Microbial community structure and nitrogen cycling in limestone biofilms




Hancock, Tinisha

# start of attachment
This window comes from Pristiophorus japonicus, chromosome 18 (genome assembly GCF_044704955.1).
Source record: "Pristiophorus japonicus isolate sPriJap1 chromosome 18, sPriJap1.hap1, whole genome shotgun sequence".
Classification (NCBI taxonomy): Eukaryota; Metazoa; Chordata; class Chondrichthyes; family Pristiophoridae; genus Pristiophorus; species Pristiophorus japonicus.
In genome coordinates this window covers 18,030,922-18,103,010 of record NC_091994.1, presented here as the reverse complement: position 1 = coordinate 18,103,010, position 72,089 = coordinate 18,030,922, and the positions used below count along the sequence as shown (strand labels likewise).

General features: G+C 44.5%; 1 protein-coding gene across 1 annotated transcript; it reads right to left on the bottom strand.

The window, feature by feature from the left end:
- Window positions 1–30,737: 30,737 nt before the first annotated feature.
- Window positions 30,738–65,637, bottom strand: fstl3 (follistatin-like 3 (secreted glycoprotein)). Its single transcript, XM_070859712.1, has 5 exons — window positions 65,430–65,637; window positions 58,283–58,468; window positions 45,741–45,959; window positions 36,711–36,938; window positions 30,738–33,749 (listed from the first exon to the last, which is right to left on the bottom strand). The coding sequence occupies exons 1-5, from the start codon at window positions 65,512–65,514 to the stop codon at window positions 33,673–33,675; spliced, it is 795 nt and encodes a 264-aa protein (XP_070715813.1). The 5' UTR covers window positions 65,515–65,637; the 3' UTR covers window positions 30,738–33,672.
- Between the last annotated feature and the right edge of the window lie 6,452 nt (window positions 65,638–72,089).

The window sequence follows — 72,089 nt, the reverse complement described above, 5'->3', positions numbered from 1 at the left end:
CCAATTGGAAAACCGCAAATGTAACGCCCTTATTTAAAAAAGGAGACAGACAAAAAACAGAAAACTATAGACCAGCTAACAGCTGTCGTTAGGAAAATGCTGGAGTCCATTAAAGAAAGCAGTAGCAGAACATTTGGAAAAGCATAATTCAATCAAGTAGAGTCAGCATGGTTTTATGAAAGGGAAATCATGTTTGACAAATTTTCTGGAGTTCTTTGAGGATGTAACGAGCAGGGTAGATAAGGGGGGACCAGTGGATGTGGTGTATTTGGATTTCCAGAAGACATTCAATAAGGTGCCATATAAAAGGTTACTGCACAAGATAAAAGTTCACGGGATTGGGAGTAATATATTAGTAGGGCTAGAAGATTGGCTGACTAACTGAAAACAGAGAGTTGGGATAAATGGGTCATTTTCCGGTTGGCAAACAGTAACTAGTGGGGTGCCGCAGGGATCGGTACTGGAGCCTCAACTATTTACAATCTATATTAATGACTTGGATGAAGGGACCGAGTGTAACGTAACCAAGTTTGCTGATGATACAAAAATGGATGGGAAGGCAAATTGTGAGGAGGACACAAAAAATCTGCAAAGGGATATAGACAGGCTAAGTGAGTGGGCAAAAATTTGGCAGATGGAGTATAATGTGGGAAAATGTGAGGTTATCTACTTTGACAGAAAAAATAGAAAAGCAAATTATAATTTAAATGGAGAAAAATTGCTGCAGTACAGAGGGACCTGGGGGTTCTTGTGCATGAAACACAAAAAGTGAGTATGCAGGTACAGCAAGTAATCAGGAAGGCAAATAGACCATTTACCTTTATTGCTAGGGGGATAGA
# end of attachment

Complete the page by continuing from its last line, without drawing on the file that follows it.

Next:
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Biofilms inhabiting rock surfaces were of particular interest for this study, due to their ubiquity in central Texas and possible role in nitrogen cycling. Biofilm samples from an ornamental pond in Austin, Texas were collected over the course of two and a half years. Microscopic analysis indicated that the general physical structure of the biofilm remained constant, but the organisms inhabiting the biofilm varied. Metagenomic analysis confirmed that taxonomic diversity in biofilm communities is dynamic and variable, but the predicted functional capacities appear to be relatively stable throughout the sampling time. Less than one quarter of the variation in the taxonomic community data is explained by climate variables, indicating that a combination of stochastic and deterministic factors may drive community assembly. Limestone biofilm communities may be colonized from guilds of organisms that assemble based on the functional requirements prescribed by environmental conditions and resource availability. Natural biofilm samples were collected from other distinct patches of limestone in green spaces near Austin. Natural biofilms were thicker and more complex than the ornamental pond biofilms, yet they were not significantly different from each other in terms of their taxonomic community composition. The functional diversity of the natural biofilms was nearly identical to that seen in the ornamental pond biofilms. Taxonomic and functional diversity in natural biofilms were strongly correlated and significantly dissimilar. A strong negative correlation between actinobacteria abundance and bacteroidetes abundance was found, indicating that these organisms might be competitors. Cyanobacteria abundance was positively correlated with both humidity and precipitation, indicating that cyanobacteria might require more water than other organisms in the biofilm community. Organisms within limestone biofilm communities were capable of fixing atmospheric nitrogen, but the rate of nitrogenase activity was highly variable throughout the sampling period. Nostoc was the most abundant and active nitrogen-fixing organism. The abundance of cyanobacteria capable of fixing nitrogen was prone to fluctuation, whereas the abundance of non-photosynthetic nitrogen fixers remained relatively constant. Nitrogenase activity in the light reflects a combined effort between cyanobacterial and other nitrogen fixers and a consortium of other nitrogen fixers may be solely responsible for nitrogenase activity in the dark.




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